Martin Luther Was A Raging Anti-Semite

“Now just behold these miserable, blind, and senseless people . . . their blindness and arrogance are as solid as an iron mountain.” —Martin Luther

In A Nutshell

Martin Luther was a German theologian who was instrumental in establishing Protestantism. He was also an overt, raging anti-Semite who published works with titles like “Jews and their Lies” and “A Warning against the Jews.”

The Whole Bushel

In the 16th century, low-level anti-Semitism was rife across Europe. So when one of the founders of Protestantism, Martin Luther, publicly supported the Jews in their resistance to the Catholic Church, it could have been the beginning of an epoch-shaking alliance. Unfortunately, this new alliance didn’t last very long.

When it became apparent that the Jews he supported weren’t going to convert to his new brand of Christianity, Martin Luther turned against them—big time. The latter part of his life was dedicated to writing polemics that would make the most-ardent racist blush. His 1543 tome On the Jews and their Lies is full of sentences describing Jews as “base, whoring people” and the Synagogue as a “defiled bride, yes, an incorrigible whore and an evil slut.” But his anti-Semitism didn’t just stop at insults. On the Jews also calls for Christians to execute rabbis, burn down synagogues, loot Jewish homes, and put Jews to work as forced laborers. Later tracts such as “Warning on the Jews” essentially tell all right-thinking Europeans to forcibly drive Jewish people from their countries. The list goes on.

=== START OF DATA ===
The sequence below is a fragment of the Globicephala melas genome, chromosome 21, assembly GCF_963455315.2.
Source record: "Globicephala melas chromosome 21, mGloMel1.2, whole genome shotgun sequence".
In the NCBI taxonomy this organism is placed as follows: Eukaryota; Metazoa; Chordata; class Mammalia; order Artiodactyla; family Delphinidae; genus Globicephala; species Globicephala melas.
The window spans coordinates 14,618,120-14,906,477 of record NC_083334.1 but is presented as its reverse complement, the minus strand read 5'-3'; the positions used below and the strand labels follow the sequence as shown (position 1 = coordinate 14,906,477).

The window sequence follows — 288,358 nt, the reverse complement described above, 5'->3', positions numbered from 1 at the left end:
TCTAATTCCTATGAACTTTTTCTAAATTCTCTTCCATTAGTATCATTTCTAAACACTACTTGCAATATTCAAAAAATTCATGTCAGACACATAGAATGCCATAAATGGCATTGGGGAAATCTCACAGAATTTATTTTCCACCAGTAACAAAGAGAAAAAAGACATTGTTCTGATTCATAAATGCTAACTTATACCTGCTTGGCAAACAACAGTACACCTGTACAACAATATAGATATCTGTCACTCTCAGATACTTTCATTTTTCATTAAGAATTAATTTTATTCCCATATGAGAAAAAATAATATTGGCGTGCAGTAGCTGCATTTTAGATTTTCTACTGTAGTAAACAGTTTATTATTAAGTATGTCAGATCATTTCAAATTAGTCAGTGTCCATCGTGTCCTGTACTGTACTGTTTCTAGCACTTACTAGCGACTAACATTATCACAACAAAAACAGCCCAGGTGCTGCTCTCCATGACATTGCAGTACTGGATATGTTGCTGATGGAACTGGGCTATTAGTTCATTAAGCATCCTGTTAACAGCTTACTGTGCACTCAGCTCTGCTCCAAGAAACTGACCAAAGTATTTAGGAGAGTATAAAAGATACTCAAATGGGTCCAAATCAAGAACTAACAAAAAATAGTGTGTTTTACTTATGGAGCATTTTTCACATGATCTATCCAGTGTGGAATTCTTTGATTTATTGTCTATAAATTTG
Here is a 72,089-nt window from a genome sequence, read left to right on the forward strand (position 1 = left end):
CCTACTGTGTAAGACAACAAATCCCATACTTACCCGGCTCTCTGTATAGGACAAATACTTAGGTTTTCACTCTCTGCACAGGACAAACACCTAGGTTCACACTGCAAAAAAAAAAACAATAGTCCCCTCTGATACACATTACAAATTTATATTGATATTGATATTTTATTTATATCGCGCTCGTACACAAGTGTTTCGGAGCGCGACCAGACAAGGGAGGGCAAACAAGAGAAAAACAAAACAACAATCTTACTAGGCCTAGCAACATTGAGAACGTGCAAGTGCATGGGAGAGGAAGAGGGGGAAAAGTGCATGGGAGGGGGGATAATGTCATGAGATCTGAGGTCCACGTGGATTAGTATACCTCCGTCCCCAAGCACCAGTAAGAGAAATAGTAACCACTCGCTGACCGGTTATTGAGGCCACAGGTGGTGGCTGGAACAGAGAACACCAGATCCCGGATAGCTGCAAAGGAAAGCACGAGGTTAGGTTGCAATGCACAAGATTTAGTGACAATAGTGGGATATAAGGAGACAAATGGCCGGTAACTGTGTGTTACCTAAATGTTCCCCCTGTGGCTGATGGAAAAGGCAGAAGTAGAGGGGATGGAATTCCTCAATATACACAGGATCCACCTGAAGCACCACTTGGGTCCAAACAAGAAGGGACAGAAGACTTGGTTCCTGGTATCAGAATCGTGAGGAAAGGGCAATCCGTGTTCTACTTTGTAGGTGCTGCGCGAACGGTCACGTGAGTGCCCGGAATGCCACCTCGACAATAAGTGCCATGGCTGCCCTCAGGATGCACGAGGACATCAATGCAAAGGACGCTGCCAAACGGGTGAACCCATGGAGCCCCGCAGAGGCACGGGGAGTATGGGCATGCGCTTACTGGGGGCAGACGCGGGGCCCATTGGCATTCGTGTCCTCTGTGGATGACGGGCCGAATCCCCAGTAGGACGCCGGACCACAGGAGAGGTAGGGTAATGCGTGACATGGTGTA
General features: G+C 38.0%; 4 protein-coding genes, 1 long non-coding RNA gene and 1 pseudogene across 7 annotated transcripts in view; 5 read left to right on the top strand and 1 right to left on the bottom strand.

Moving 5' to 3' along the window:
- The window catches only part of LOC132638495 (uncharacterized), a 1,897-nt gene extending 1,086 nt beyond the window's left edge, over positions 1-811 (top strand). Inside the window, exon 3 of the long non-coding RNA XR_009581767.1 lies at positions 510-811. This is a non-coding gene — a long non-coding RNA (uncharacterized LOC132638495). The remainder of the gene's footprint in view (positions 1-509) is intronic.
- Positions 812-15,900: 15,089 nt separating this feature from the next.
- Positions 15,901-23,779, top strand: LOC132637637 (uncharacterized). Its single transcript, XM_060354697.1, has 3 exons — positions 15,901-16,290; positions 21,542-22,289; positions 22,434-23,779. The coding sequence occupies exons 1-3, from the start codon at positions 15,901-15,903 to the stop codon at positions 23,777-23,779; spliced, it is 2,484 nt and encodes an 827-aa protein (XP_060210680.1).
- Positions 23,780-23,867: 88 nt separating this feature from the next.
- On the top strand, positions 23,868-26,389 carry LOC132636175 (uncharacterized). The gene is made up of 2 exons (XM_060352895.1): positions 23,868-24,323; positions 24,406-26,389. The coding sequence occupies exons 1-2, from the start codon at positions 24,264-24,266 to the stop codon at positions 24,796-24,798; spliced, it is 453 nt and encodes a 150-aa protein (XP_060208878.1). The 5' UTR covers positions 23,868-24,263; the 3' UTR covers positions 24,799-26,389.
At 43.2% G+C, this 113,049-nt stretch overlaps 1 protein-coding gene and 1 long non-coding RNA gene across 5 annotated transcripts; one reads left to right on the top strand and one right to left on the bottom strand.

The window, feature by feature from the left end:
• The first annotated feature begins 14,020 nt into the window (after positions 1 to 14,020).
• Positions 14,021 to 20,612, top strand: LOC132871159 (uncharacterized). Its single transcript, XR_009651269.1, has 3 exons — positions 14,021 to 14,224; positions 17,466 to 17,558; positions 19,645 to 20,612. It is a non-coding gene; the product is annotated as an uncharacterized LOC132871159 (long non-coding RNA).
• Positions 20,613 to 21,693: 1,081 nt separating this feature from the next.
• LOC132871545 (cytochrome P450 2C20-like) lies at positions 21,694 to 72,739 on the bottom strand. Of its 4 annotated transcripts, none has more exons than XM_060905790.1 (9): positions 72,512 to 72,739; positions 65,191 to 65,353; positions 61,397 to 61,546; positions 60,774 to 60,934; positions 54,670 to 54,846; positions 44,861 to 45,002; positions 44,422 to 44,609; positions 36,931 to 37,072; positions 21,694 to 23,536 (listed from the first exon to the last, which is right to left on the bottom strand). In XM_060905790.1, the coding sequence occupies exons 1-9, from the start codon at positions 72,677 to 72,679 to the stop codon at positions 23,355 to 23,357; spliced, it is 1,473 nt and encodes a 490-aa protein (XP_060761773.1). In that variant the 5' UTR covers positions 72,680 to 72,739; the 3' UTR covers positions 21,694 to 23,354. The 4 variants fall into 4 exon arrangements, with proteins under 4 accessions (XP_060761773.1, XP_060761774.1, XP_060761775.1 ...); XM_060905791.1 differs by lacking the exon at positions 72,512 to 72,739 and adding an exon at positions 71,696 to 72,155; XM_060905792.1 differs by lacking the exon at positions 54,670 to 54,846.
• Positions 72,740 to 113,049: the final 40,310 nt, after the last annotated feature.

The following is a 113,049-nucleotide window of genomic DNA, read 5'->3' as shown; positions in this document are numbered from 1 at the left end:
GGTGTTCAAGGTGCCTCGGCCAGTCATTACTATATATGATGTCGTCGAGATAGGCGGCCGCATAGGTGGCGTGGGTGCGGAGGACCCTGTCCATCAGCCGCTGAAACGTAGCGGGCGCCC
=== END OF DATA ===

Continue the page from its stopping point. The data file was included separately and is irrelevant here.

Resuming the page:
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Unsurprisingly, these works may have had an effect on the Nazi party some 400 years later. Reich ministers promoted Luther’s writings and specifically seized on On the Jews to justify the worst of their excesses. There’s some debate on how opportunistic this was, but the link is clear enough for even respected modern Lutheran doctors to “confess a special guilt” regarding the Holocaust.

However you look at it, Martin Luther made life very difficult for Jewish people living in what is now Germany. At the very least, he was a hate-preacher who stirred up popular resentment against an oppressed people. At the very worst, he was indirectly responsible for one of the greatest atrocities in human history.

Show Me The Proof

Scholars Debate The Influence Of Luther On Anti-Semitism
Anti-Semitic Stand Faces Repudiation
Excerpts from The Jews and their Lies
Warning Against the Jews

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